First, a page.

Breads, tarts and macarons
A week ago I made the Alpine Baguettes again from Dan Leader’s book “Local Breads.” This is probably my favorite bread for sandwiches to take to work (because for me, the more crust, the better). I toast them in the morning which makes them extra crunchy and brings out the nuttiness of all the seeds; a bit of mustard and then some prosciutto or spicy turkey, olives, salad, and I am in for a big treat I look forward to eating all morning.
I substitute 200g of the 500g bread flour in the recipe with 150 ww and 50 rye flour. The soaker has oats, sunflower, pumpkin, flax and sesame seeds.
We were invited to our Italian friends’ place on Saturday for an Easter meal and I was bringing an appetizer. I decided to make vegetable tarts. On Friday I made the puff pastry, but this time I cheated a bit. I had seen this recipe of “quick puff pastry” a while ago and bookmarked it. It’s like making a “pâte brisée” where the butter is cut-in versus folding it in like in the classic recipe. Then one proceeds with 6 turns. For these vegetable tarts, I figured it was o.k. to test this version. Did it work? They came out well and were really appreciated by everyone.
I roasted 10 different vegetables: spring onions, regular onions, asparagus, bunch carrots, potatoes, cauliflower, zucchini, brussel sprouts, broccoli and butternut squash.
Making this dough was super easy and there was a nice lift in the finished product, despite the shortcut. However, next time I’ll go for the classic version again, I think.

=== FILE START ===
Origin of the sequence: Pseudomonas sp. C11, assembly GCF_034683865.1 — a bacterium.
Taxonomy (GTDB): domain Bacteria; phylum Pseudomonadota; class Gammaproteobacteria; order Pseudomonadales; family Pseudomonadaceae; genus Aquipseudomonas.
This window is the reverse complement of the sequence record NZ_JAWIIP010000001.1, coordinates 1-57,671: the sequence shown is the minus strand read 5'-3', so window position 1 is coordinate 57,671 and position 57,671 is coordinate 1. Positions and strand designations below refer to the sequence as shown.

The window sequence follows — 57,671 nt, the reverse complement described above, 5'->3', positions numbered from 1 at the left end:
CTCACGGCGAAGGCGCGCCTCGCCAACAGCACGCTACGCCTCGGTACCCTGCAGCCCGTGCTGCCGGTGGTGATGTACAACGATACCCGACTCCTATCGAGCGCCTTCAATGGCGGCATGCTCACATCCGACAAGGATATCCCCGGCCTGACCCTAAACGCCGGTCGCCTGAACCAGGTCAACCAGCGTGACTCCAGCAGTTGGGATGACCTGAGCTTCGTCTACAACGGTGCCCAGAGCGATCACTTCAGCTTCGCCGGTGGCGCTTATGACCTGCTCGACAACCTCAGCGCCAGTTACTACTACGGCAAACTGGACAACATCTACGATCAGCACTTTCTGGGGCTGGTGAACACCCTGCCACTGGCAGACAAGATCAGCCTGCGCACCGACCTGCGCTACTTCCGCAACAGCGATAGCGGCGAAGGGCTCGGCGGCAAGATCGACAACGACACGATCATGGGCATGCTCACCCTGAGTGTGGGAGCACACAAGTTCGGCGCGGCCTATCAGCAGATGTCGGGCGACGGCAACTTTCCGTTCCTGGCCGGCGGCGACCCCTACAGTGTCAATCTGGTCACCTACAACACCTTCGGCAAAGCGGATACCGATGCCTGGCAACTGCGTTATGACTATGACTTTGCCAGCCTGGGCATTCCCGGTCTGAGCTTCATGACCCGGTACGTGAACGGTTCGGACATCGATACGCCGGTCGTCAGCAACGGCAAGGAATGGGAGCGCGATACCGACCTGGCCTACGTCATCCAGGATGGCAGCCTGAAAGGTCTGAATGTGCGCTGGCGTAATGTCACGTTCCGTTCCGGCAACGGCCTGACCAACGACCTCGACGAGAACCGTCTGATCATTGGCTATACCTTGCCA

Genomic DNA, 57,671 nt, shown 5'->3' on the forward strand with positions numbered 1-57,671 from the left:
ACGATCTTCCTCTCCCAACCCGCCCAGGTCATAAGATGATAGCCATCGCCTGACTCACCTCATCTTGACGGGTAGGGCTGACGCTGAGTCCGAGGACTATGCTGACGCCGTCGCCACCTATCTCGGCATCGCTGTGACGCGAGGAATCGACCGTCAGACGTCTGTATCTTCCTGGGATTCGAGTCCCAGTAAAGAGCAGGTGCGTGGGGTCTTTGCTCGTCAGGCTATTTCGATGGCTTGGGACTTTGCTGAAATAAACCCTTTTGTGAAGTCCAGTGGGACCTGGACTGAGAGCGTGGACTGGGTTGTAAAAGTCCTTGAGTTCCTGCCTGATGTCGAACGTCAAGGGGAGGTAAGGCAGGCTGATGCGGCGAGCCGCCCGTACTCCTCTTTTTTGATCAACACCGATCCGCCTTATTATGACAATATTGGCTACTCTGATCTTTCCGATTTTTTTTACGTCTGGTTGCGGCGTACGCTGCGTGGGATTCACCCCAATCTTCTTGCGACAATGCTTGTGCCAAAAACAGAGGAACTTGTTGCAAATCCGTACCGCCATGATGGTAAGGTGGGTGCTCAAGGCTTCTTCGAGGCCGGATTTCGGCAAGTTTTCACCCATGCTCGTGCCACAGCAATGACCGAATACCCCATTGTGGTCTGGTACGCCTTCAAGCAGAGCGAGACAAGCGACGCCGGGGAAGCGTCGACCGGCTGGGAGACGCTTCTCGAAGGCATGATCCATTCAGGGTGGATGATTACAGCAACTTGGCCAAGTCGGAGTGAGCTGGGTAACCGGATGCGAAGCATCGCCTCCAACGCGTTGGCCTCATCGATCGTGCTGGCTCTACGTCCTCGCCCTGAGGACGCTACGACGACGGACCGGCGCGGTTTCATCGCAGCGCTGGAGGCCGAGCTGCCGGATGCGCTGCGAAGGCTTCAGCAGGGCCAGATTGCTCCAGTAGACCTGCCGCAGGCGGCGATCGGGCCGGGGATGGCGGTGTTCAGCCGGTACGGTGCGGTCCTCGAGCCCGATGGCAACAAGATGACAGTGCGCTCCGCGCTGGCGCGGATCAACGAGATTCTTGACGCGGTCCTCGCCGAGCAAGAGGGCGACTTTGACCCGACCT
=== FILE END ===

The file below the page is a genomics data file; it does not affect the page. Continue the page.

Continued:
For our Easter brunch I made these Swiss milk Brötchen Murren from Pötzblog for my kids; excellent with all kinds of spreads, butter and marmalades.
Also, another baguette experiment, this time the Fromartz Traditional, but I messed it up big time. I made the dough the previous day during my vegetable tarts assembly and was supposed to give the final S&F just before our departure, after which the dough needed to be transferred into the fridge for the night. Since I was running late and things were quite chaotic, the baguette dough got forgotten and over-proofed by about 6 hours! I just put it into the fridge once we got home and nonchalantly proceeded the next day. I thought, if nothing else, they would still be tasty - and they were. There was even a bit of oven spring, who would have thought. The crumb, however, was dense, not surprisingly. The baguettes didn’t brown at all and I had expected this too. I had to turn on the broiler some two or three minutes at the end to give them a bit of a “tan.”
And another batch of macarons for dessert for our afternoon treat with coffee.